Happy National Hot Dog Day! There’s always a little bit of hesitation around what hot dogs are made out of, but hopefully you don’t think they’re made of wild dogs, as my child apparently did for many years.
Throw a few of your fave weiners on the grill today.
This is The Reset Button from Classic Nerd, resetting your day.
July 19 in Nerd History
Here are 5 things that happened on July 19 that matter to those of us who understand the importance of having a healer in every party.
Birthdays of honor: Benedict Cumberbatch (1976), Brian May (1947), Stuart Scott (1965).
We may have hit peak ’90s on this day in 1995 when the Alicia Silverstone-starring Clueless hit theaters and set a cultural standard for teen comedies from that moment on. This was also the moment Paul Rudd ceased to age.
A year later, we chose life, chose a job, chose family — and, you know, all the other stuff. In 1996 Trainspotting was released, and everyone was all like, “That junkie is definitely the future Obi-Wan.”
(Side note: both of those movies feature among the top 10 greatest soundtracks of the ’90s, easily.)
And let’s not forget the way too often overlooked The Legend of Billie Jean, which came out on this day in 1985. Featuring Christian Slater, Helen Slater, and the future voice of Lisa Simpson, Yeardley Smith, it’s a coming-of-age drama that in many ways was ahead of its time — despite the fact that Pat Benatar, who provided the theme for the movie with her song “Invincible”, called it “the worst movie ever made” before playing the song in concert.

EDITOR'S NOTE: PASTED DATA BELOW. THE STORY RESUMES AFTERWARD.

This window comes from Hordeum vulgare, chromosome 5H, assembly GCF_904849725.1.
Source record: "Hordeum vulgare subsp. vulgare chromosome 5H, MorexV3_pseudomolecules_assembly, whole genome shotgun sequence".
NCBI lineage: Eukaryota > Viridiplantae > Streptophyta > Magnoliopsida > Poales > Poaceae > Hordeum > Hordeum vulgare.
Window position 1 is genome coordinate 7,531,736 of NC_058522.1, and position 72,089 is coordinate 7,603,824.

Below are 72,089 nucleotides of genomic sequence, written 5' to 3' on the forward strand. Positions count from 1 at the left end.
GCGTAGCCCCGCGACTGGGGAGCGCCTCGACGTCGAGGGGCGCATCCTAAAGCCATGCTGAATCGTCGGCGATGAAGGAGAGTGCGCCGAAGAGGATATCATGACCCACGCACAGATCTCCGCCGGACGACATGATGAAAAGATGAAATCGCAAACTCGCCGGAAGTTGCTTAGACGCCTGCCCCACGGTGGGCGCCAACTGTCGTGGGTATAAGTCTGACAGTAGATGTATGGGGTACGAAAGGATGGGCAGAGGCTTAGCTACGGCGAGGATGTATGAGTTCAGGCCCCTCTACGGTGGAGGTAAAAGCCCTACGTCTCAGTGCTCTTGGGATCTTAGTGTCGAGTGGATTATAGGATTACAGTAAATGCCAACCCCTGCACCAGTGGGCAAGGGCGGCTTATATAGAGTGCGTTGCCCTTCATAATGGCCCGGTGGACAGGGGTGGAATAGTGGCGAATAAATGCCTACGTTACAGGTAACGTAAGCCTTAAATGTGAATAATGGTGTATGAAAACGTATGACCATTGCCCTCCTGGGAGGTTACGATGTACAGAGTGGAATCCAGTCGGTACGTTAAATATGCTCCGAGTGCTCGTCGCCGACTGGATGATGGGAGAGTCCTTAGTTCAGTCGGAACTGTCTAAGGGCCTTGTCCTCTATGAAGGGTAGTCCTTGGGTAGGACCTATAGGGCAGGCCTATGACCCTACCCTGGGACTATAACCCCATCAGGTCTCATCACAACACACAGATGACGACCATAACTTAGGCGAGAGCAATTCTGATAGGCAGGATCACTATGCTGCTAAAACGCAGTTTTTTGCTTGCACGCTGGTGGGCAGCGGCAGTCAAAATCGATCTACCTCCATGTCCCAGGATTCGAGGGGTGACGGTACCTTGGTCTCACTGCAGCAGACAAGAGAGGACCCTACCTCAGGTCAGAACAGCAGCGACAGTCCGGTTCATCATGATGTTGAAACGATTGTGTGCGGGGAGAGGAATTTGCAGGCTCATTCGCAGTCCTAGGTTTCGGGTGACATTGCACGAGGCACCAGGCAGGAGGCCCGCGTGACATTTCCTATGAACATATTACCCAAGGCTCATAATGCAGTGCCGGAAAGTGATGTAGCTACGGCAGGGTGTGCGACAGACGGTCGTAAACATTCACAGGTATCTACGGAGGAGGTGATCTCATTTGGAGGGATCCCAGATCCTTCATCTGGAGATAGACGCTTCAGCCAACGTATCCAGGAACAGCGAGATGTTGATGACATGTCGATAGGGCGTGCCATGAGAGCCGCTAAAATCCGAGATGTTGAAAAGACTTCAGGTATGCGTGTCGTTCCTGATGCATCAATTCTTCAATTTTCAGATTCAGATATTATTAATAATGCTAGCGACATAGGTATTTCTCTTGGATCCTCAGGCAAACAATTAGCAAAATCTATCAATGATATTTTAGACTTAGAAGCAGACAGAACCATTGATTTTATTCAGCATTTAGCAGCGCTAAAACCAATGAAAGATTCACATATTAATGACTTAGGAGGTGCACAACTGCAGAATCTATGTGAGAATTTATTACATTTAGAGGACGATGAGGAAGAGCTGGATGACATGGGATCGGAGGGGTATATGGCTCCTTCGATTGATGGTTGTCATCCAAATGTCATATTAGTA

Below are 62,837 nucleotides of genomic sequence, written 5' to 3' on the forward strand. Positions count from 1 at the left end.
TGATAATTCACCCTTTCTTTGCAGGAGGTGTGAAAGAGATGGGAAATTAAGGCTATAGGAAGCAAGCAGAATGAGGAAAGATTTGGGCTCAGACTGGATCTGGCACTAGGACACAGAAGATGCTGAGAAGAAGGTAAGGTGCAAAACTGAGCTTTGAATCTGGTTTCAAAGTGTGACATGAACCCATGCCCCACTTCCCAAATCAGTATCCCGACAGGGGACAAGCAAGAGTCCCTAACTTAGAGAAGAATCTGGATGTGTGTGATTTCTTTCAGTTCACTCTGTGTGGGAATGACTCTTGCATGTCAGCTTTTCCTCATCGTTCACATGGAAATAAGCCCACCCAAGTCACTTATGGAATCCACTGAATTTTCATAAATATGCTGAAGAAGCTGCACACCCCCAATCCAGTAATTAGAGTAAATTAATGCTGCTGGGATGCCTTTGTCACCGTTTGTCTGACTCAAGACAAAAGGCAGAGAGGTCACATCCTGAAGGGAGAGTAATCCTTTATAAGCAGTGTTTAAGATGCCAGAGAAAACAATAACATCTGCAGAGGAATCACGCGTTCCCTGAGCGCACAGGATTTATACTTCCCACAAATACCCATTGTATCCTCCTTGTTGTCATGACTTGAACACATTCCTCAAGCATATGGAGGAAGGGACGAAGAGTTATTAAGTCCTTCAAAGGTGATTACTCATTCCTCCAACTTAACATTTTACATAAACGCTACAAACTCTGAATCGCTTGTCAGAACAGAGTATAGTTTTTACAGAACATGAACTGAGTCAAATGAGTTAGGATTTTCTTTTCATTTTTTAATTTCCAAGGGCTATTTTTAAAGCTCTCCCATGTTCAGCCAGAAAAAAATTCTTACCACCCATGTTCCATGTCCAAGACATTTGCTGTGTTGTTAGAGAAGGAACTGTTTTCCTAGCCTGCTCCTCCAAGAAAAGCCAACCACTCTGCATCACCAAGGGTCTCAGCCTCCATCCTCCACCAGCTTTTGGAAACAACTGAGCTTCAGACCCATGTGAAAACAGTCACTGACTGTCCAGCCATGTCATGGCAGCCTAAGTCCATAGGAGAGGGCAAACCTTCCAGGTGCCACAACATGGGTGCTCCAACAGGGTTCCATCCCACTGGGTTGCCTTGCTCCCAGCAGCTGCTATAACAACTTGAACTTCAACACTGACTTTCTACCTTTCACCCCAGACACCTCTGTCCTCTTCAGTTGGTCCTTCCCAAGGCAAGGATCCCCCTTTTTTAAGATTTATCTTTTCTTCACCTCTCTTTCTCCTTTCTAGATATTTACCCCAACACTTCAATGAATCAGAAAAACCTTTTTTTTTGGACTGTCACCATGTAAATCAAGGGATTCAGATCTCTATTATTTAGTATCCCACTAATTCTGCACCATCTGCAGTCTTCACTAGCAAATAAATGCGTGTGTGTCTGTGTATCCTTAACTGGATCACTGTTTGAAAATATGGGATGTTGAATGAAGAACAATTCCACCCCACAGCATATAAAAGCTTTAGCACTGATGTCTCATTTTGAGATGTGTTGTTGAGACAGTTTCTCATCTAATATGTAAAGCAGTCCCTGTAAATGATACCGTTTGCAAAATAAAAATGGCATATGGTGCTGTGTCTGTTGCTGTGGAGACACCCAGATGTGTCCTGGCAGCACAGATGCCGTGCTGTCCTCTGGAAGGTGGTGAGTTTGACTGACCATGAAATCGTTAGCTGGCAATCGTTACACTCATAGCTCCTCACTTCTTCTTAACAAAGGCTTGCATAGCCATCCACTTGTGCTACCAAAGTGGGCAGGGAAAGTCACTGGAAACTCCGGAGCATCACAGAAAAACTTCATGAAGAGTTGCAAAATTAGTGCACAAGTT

In 1941 the cartoon “The Midnight Snack” from William Hanna and Joseph Barbera is released. It features two new characters by name for the first time: a cat named Tom and a mouse named Jerry.
In 1985, Joan Jett called up an up-and-coming boxer named Mike Tyson before his fight with Larry Sims. He won the fight easily — and from that moment on demanded to speak with Jett before every fight. The tradition continued until his 1990 fight with Buster Douglas, which was Tyson’s first loss.
On July 19, 1991, Final Fantasy IV was released for the Super Nintendo. Or as it was known in North America upon release, Final Fantasy II.
Often regarded as one of the best video games of all time, FFIV was one of the first pioneers of dramatic storytelling in console-based RPGs.